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Room for listening: Sarah Tollerson
Sarah Tollerson performs at the Feb. 23 Savannah Songwriters show.

We can all agree that Savannah needs a lot of things. For at least five years, I've been telling anyone who'd listen that we could really, really do with an acoustic music listening room.

The Sentient Bean, still wonderful as always, has sadly severely cut back on live, local music. Aside from the odd Open Mic or one-off at one of the other coffee shops, there aren't a whole of venues for kicking back and enjoying a singer and a guitar, or singers and guitars.

I'm not talking about bars and restaurants. That's an entirely different atmosphere. And you're more likely to run into a troubadour playing "Margaritaville" and "Peaceful Easy Feeling" in those places, stuff to please the masses-in-passing. (I use those two as examples of gag-worthy songs I can do without ever hearing again.)

Until someone steps up to the plate and figures out how to make a living running a listening room (and let's be honest, money is a big issue here), we can enjoy the Savannah Songwriters Series, which Jefferson Ross and Stan Ray launched back in 2011.

It happens at 6 p.m. every other Sunday at venues in Savannah and Tybee. This week (Feb. 23) at Johnny Harris Restaurant (1651 E. Victory Drive) features an in-the-round performance from singer/songwriters Kyrsten Paige Roseman, James Seem and Sara Tollerson.

The 28-year-old Tollerson is a native of Winder, one of sprawling Atlanta's many suburbs. She has a bewitching voice and a fine sense of sweet melody, as evidence by her second CD, Wherever We Go, which was recorded in Nashville. She's a pretty good guitar player, too.

The child of an Army brat and a missionary's daughter, she got used to moving around a lot—Tollerson relocated to Savannah last fall after stints in Nashville, Boston and Athens.

She's played a few gigs around town, but like I said, there aren't that many here for acoustic performers.

She is often asked about her influences. "I have a hard time answering, because the most obvious influence is what I heard in my living room, growing up," Tollerson says. "Melodies and harmony. When people my age are listening to their 'throwback' music, it's stuff that's new to me. Because I didn't listen to the radio at that time. I was listening to a lot of the Beatles, and Cake. I made little mix tapes."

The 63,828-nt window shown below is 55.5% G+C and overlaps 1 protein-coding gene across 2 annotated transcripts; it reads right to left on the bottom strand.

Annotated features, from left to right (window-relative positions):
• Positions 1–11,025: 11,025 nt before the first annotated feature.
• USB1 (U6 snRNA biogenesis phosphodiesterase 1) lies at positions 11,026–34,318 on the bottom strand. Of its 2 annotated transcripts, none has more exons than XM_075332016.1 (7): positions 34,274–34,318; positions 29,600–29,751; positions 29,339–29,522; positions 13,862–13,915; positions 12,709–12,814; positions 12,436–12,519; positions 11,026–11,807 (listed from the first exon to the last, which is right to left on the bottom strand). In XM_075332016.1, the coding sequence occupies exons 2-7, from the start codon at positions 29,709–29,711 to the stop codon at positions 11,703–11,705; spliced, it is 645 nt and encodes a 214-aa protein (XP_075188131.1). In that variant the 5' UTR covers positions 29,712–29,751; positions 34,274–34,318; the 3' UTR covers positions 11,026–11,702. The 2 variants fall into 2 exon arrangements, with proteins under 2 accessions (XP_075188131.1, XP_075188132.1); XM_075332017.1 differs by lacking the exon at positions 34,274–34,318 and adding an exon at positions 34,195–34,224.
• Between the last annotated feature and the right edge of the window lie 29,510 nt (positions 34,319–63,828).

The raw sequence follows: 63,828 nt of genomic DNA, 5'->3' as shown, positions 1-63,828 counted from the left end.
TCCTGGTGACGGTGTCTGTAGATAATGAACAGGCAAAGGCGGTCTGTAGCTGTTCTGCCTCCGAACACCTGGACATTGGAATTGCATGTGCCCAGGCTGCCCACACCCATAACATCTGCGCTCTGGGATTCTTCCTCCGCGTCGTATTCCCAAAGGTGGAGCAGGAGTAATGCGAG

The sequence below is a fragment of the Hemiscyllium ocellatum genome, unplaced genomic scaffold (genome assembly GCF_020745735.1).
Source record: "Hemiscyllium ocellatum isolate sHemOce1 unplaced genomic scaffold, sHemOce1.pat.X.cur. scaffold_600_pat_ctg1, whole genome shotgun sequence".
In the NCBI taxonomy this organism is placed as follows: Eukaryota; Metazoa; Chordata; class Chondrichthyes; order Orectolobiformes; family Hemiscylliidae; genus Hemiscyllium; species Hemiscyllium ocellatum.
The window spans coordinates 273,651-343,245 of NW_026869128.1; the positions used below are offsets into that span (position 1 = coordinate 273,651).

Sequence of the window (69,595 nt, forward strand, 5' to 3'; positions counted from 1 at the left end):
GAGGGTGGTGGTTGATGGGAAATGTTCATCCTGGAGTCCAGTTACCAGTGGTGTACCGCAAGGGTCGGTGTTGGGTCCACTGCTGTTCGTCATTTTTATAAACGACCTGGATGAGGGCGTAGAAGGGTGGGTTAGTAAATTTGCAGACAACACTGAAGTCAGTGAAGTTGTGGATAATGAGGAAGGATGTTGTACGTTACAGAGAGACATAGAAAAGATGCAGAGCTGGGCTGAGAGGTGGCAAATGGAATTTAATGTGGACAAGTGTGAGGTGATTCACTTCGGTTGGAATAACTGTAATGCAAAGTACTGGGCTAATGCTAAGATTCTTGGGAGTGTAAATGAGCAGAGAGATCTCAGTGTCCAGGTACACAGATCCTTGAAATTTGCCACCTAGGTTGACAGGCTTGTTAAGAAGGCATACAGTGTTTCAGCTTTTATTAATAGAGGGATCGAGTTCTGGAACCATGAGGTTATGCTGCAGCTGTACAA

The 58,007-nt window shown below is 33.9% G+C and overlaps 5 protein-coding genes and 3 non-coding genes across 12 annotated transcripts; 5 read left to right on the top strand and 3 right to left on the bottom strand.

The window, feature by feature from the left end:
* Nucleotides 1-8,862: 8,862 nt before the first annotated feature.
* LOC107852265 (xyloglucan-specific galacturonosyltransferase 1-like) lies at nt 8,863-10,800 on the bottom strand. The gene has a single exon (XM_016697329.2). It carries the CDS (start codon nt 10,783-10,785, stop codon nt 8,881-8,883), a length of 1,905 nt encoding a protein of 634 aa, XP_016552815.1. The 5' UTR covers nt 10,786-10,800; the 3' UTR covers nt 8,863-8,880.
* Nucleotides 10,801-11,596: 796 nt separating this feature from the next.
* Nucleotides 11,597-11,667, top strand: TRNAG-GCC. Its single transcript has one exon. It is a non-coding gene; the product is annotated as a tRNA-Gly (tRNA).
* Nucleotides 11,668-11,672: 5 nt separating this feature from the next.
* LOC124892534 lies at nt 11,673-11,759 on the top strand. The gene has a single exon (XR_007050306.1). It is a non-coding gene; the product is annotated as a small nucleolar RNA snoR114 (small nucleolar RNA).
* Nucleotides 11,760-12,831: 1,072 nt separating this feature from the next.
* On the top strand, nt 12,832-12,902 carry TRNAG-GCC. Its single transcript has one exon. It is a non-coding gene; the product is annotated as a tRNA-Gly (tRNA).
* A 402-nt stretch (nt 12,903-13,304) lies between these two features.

Dad Thom Tollerson, a guitarist and singer with a background in folk/harmony, is the proprietor of 106 West, a live music venue in Winder. He got the 14-year-old Sarah a guitar for Christmas, and soon thereafter she wrote her first song. She'd wanted to be an actress before the music bug bit; these days, she's got the fever and there's no known cure.

She left UGA to study songwriting at Berklee College of Music in Beantown, and after her 2008 graduation spent a year busking in city subway stations.

"It taught me a lot about performing," she explains. "It taught me a lot about people. I always went during commuter hours—for safety and for foot traffic. I made way better money than I expected to. I sold my CDs. I wish that Facebook had been big at the time, so I would've had a better way to build up my fan base. MySpace was kind of on the way out, and that's where I got all my people. Now they're lost in the wind."

By "getting out and doing it," you learn things they don't teach you in school. "I remember a group of 40 8-year-olds dancing as I played the Jackson 5's 'I Want You Back,' while they were waiting for a train," Tollerson smiles. "That probably wouldn't have happened in a bar or a restaurant."

She got restless, as she is wont to do. "I took my time after graduation. And I realized that no structure at all is not good for Sarah!

"I work well under direction. I always loved being in school because someone was always telling me what to do."

So, on to Nashville, where she worked in a urology lab by day and played "guitar pulls" and Open Mics by night. She made loads of contacts, organized a musicians' networking group, and, by the end of her tenure, had written and recorded the winsome Wherever You Go, backed by seasoned Music City pros.

Savannah beckoned when she met Army pilot Joe Davis in Nashville. He was due to report to Fort Stewart in the fall of 2013—and when he left, Tollerson went with him. They bought a condo downtown and have been making friends – and, in her case, connections—ever since.

"I'm a really 'follow your heart' kind of person," says Tollerson. "And Joe didn't have a choice. So we're beginning our life here together." See